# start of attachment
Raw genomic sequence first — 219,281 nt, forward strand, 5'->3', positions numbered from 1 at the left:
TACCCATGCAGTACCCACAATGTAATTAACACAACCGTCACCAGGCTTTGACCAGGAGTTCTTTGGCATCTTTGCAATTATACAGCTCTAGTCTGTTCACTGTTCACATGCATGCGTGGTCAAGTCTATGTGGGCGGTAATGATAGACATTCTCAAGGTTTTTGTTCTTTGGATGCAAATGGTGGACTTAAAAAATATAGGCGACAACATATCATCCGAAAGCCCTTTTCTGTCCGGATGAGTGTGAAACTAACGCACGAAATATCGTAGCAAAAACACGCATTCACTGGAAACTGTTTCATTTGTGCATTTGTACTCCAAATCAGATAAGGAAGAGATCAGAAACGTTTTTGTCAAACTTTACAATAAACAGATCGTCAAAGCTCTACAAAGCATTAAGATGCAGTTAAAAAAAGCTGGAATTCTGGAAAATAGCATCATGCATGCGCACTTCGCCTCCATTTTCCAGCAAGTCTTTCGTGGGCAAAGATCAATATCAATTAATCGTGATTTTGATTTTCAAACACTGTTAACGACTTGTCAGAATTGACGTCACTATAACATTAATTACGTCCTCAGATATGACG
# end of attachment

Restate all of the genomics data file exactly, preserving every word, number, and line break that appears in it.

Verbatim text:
Raw genomic sequence first — 219,281 nt, forward strand, 5'->3', positions numbered from 1 at the left:
TACCCATGCAGTACCCACAATGTAATTAACACAACCGTCACCAGGCTTTGACCAGGAGTTCTTTGGCATCTTTGCAATTATACAGCTCTAGTCTGTTCACTGTTCACATGCATGCGTGGTCAAGTCTATGTGGGCGGTAATGATAGACATTCTCAAGGTTTTTGTTCTTTGGATGCAAATGGTGGACTTAAAAAATATAGGCGACAACATATCATCCGAAAGCCCTTTTCTGTCCGGATGAGTGTGAAACTAACGCACGAAATATCGTAGCAAAAACACGCATTCACTGGAAACTGTTTCATTTGTGCATTTGTACTCCAAATCAGATAAGGAAGAGATCAGAAACGTTTTTGTCAAACTTTACAATAAACAGATCGTCAAAGCTCTACAAAGCATTAAGATGCAGTTAAAAAAAGCTGGAATTCTGGAAAATAGCATCATGCATGCGCACTTCGCCTCCATTTTCCAGCAAGTCTTTCGTGGGCAAAGATCAATATCAATTAATCGTGATTTTGATTTTCAAACACTGTTAACGACTTGTCAGAATTGACGTCACTATAACATTAATTACGTCCTCAGATATGACG